Huntington Beach adopts $527-million budget for fiscal year 2024-25

Huntington Beach Civic Center.
The Huntington Beach City Council has approved the budget for the 2024-25 fiscal year, which starts on July 1.
(File Photo)
Share via

Before the drama at the end of Tuesday night’s Huntington Beach City Council meeting the panel set out on the important task on adopting a budget for fiscal year 2024-25.

Council members unanimously agreed to pass the $527-million budget for the new fiscal year, which begins on July 1.

The structurally balanced budget includes $301.7 million in general fund revenues and $300 million in expenditures, for a $1.7 million surplus, Huntington Beach Chief Financial Officer Sunny Han said in a presentation.


More than half of the revenues come in taxes, as property taxes are expected to bring the city $108.2 million and sales tax $53.5 million. Also, a $3.3-million increase in property taxes is expected over the previous fiscal year, Han said. More than $6 million for the first repayment from the so-called Waterfront Loan case also is included in the revenue for the new fiscal year.

About the same percentage of expenditures, slightly more than half, are allotted to public safety in the form of the police department ($91.8 million) and fire department ($62.5 million).

The budget includes four new city positions, as well as an upgrade of a deputy community prosecutor to senior deputy community prosecutor in the city attorney’s office.

To help create the surplus the city will increase various fees. These include upping parking charges for tournaments and special events at the Sports Complex from $2 to $10, while field rental rates also will go up.

There will also be an increase in the credit card transaction fee, and civic center room rental fees will be added due to repeated requests for the use of those rooms, Han said.

Event organizers seeking permits for ticketed events will now need to pay a fee for each ticket, depending on the ticket’s face value.

Fees and charges will increase each year based on the Consumer Price Index, except in the case of seniors, per an amendment proposed by Councilman Casey McKeon.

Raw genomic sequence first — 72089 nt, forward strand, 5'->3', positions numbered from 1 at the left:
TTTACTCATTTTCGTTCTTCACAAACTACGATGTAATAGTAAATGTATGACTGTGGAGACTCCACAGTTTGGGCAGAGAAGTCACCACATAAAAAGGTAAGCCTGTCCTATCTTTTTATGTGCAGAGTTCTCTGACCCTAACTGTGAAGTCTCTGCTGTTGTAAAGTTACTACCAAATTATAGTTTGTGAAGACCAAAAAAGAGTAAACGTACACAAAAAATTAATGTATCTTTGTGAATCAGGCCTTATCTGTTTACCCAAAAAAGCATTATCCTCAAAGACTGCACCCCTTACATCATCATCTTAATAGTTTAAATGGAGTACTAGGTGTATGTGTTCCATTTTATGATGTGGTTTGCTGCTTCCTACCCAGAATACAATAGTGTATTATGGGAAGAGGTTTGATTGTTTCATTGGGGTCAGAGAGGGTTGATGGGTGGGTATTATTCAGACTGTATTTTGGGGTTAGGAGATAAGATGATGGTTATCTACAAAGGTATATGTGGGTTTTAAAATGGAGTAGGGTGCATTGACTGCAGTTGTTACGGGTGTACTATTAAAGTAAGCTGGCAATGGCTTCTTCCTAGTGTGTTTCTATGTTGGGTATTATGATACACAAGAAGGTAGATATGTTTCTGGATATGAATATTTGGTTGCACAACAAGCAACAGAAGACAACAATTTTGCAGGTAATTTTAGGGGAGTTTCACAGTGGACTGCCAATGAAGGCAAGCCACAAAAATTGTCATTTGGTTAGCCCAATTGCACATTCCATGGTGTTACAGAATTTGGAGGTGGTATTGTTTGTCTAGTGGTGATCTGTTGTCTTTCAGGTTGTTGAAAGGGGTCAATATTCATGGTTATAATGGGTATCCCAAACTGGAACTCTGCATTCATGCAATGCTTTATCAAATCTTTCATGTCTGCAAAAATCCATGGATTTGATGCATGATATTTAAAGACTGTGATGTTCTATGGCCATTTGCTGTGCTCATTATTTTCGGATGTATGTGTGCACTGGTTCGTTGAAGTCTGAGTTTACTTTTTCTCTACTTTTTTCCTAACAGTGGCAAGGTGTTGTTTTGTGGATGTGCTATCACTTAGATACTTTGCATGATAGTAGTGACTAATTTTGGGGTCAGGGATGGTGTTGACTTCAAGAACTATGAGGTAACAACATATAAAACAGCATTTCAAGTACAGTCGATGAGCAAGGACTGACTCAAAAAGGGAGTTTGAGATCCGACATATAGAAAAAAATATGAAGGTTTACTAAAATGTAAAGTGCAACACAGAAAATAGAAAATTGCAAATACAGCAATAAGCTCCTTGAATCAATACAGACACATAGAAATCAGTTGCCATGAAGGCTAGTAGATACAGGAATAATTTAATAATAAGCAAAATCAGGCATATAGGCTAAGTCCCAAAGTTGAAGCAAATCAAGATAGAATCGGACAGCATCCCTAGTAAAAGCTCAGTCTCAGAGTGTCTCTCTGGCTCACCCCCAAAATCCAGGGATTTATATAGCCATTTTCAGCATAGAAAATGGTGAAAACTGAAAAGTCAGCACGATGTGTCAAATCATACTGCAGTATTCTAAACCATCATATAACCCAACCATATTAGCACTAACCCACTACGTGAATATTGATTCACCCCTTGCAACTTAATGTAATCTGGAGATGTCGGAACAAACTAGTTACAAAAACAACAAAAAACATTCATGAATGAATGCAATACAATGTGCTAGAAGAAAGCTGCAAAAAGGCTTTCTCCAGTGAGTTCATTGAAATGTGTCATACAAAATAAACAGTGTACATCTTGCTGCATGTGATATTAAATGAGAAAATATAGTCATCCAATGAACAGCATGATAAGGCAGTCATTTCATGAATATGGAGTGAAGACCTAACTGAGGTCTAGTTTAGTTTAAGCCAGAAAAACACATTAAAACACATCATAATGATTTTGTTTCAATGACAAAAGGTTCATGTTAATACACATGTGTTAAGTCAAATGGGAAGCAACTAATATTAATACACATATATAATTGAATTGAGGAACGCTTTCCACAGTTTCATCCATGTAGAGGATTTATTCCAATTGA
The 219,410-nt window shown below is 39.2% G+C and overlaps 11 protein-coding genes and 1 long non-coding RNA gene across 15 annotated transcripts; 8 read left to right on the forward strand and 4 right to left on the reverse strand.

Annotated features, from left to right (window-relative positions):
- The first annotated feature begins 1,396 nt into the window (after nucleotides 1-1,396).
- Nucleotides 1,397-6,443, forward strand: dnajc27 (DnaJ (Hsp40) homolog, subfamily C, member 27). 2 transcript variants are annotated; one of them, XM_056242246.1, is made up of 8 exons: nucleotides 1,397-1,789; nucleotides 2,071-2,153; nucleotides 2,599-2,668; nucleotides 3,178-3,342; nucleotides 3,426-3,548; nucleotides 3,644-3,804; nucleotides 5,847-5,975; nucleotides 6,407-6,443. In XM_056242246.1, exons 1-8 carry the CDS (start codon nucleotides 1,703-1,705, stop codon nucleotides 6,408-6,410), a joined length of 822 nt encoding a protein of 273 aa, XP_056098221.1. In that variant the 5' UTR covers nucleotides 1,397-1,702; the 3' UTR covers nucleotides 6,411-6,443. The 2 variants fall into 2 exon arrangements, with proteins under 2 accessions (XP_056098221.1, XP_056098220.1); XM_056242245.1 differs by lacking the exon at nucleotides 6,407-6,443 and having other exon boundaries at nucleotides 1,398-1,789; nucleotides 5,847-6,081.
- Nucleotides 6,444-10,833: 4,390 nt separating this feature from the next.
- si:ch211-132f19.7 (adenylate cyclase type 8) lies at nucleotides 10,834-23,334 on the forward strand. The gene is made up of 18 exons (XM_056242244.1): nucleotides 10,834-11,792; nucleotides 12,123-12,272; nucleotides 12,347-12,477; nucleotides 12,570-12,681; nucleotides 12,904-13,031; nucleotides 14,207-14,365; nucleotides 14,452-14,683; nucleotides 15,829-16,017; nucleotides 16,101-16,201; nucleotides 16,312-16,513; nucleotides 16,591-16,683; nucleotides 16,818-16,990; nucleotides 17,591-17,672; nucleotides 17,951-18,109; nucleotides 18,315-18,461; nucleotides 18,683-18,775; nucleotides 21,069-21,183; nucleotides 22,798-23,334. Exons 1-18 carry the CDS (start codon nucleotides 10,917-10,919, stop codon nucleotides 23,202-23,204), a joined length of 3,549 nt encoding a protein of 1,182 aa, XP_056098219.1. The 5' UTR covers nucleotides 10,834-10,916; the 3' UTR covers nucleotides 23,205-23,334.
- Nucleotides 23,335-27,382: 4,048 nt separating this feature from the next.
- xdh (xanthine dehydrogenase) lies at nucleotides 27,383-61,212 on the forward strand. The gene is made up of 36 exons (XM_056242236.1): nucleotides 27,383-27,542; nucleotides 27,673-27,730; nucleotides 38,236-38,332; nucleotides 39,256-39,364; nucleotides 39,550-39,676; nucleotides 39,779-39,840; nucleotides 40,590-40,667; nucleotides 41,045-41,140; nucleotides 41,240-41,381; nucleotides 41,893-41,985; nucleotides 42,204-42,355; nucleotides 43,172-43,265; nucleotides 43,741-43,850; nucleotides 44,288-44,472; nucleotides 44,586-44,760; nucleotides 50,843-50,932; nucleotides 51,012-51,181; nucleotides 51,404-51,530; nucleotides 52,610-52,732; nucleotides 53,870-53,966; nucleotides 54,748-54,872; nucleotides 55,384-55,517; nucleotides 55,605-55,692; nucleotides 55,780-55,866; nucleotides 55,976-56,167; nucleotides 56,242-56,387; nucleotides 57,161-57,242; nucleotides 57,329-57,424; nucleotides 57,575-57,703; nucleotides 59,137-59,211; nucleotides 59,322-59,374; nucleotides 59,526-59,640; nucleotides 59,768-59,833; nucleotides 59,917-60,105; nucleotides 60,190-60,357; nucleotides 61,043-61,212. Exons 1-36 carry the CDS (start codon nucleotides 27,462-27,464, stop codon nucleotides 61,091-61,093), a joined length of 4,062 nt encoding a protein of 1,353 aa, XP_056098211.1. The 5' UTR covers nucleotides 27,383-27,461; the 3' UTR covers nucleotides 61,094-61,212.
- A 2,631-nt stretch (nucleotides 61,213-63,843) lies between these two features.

“We want to handle any proposed senior fee adjustments on an as-needed basis,” McKeon said. “This will obviously help give our seniors some financial relief.”

Some of the conversation Tuesday was about proposed deficits in future fiscal years — $7.4 million in 2025-26, $11.8 million in 2026-27 and $15.1 million in $2027-28.

“Through all of this hard work we created efficiencies which turned a deficit into a surplus, and sliced future deficits by over 35% from the proposed budget that was presented at the last meeting,” McKeon said. “If you recall last year, we did the same thing ... It’s a continual effort. We set the city on a strong financial path. We still have a lot of work to do, I get it, but we have more runway now to bring in more revenue opportunities as well as create future efficiencies.”

But Councilwoman Rhonda Bolton said she was troubled by fee increases on things that residents use on a regular basis, when the city has other possible revenue opportunities like allowing unhosted short-term rentals in the coastal zone or cannabis sales.

“It feels piecemeal to me,” Bolton said. “A $7.5-million deficit in the next fiscal year is significant, and I would rather have brought residents some more holistic discussion of how we are going to fix this.”

Councilman Dan Kalmick asked Han how many open positions there were in the city, and she responded that there were currently 107.

“That’s tough, right?” Kalmick said. “It’s tough to run this organization on that. We have a lot of folks that are doing multiple jobs in multiple departments ... I’m disappointed that we aren’t talking about that now. These are systemic, structural deficits.”

Some residents also expressed concern that the city attorney office’s budget, which increased 31% last year, was set to increase by another 13% this year, to a total of $4.2 million.

City Atty. Michael Gates attributed the increases and adjustments to returning the city’s attorneys’ salaries to market value, as well as negotiations with unions that he had no control over.